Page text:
The Muslim proscription against "unclean" animals received state-enforced validation last Saturday in Toronto at the annual Al-Quds Day rally held in the city's Queen's Park. 47-year-old Allan Einstoss, who was accosted by a Muslim demonstrator while walking among the crowd with his dog, is considering legal action after being held by the police after the assault, while the man who attacked him was not even questioned. Police on the scene reportedly chastised Einstoss for being "insensitive" to the Muslim protestors with the presence of his canine companion in the public park. "I was detained. They had me in handcuffs," Einstoss told Front Page Magazine. "They trampled all over my rights."
Al-Quds Day is an annual international event created in 1979 by Iran's Ayatollah Khomeini to mark the end of Ramadan. It is anti-Semitic in nature, calling for the destruction of Israel and the creation a Palestinian state. Einstoss, who attended the event with his 77-year-old father and 16-year-old son, also brought along Cupcake, his 165 pound English Mastiff. Cupcake is a registered therapy dog slated to begin visiting veteran patients at Sunnybrook hospital this October. At the rally he was on a leash, and wearing an Israeli flag around his neck.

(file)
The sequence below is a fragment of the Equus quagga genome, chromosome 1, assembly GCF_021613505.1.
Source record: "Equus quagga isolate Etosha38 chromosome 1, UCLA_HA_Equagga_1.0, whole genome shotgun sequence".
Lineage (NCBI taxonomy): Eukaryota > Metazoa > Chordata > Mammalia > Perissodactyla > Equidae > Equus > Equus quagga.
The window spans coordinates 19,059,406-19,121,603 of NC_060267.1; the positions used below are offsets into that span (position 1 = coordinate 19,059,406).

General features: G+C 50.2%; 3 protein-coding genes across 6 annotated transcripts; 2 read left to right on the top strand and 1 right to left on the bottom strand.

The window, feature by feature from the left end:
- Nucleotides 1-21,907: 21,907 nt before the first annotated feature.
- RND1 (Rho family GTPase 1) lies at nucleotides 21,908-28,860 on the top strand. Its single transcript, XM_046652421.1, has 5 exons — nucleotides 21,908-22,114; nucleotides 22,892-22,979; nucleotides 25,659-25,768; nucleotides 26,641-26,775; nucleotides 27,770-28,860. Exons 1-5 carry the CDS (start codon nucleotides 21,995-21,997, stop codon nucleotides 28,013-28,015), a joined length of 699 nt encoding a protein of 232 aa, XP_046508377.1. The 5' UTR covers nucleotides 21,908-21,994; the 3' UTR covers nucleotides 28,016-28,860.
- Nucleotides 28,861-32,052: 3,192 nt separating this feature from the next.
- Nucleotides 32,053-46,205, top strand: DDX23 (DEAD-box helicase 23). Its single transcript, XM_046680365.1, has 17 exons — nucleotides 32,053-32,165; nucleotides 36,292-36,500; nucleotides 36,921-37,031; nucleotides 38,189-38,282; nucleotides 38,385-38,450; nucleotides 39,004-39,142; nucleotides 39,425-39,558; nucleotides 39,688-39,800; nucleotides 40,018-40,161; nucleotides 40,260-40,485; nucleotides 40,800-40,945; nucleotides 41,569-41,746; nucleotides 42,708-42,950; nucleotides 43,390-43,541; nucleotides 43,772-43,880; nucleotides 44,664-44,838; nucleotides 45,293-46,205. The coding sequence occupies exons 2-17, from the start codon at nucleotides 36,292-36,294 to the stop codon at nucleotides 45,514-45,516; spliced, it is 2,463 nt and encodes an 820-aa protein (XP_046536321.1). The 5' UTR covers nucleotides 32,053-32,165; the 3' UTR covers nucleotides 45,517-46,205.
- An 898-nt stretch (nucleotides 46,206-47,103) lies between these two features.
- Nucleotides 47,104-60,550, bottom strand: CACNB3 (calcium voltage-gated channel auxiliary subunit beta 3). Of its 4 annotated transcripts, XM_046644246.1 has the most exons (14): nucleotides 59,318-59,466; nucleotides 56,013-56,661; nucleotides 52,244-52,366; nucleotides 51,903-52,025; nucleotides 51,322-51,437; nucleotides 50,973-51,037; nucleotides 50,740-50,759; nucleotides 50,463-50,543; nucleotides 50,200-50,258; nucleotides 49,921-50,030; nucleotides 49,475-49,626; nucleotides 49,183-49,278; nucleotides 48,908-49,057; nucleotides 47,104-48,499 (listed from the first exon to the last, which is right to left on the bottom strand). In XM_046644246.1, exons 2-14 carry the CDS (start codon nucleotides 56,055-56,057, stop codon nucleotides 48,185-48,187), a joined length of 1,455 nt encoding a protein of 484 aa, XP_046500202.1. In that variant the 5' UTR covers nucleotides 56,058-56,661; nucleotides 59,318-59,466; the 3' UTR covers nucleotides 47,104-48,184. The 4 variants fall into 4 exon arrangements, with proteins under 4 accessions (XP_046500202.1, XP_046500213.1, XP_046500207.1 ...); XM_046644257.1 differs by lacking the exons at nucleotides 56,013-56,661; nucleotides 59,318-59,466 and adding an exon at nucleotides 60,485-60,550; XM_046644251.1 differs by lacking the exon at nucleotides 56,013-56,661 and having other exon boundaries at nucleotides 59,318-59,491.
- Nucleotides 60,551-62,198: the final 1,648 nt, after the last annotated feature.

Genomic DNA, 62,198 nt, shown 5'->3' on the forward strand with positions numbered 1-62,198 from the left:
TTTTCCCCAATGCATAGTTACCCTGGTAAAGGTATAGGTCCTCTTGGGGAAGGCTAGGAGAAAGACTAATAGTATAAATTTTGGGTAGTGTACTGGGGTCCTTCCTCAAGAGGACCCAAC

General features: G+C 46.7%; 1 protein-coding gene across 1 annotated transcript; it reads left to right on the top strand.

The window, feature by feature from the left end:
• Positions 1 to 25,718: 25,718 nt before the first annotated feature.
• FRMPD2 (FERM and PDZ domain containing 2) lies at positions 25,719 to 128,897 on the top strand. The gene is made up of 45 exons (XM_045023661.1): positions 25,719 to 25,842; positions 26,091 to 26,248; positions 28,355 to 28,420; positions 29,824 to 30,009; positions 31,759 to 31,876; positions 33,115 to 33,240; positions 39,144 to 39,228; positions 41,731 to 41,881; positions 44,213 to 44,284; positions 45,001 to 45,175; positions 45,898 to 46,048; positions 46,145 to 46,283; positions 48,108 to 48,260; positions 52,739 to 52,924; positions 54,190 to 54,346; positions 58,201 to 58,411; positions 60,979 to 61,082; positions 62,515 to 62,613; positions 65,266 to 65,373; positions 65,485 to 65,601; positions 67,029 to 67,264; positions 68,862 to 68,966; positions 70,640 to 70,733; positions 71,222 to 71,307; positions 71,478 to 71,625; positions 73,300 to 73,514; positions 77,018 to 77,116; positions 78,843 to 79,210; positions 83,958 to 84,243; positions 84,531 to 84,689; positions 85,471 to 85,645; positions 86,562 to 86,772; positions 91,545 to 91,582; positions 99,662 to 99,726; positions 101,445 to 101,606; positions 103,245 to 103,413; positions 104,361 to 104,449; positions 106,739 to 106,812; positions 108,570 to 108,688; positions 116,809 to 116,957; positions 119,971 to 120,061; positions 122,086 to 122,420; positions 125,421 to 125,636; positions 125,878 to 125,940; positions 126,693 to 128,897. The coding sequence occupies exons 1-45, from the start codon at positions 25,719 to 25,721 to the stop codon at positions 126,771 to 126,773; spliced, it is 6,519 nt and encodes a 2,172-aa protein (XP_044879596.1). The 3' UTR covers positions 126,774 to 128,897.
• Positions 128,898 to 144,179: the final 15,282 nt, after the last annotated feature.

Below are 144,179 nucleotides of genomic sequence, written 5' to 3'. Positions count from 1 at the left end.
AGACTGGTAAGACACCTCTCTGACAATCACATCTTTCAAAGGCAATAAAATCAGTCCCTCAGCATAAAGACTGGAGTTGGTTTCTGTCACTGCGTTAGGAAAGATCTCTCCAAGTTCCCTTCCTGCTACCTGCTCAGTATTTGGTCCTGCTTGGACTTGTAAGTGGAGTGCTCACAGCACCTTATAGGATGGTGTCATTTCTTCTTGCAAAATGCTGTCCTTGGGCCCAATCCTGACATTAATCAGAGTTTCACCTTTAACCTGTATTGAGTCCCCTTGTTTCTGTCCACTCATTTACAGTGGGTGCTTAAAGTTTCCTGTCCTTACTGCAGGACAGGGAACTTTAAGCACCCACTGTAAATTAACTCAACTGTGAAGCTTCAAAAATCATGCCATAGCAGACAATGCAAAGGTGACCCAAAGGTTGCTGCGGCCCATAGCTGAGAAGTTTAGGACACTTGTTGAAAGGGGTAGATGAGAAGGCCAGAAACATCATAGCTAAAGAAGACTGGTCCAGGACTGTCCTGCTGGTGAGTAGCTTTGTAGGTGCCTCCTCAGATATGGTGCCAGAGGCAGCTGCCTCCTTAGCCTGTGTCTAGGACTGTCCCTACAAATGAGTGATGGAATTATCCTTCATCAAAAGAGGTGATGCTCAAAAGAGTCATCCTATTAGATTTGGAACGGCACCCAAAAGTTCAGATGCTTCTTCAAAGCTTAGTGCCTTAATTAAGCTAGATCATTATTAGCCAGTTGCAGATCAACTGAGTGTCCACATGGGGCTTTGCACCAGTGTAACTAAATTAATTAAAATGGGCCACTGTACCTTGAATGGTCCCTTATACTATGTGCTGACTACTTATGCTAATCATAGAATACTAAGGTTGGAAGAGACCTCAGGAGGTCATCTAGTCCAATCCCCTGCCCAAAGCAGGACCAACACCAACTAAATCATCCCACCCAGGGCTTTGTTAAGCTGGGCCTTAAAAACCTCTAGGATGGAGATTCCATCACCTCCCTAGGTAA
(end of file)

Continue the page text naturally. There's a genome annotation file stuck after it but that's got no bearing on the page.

Einstoss said he was attending the rally as a "concerned citizen," unaffiliated with any group. He was amongst the crowd when two Muslim women approached him to ask about his dog. According to Einstoss, he was then approached by a male Al-Quds demonstrator who told him he was "not allowed to go near our women." Einstoss then asserted his right to go anywhere he pleased, but turned to walk away. At that point he said he was "punched in the chest" by a second male demonstrator, and that someone also kicked his dog.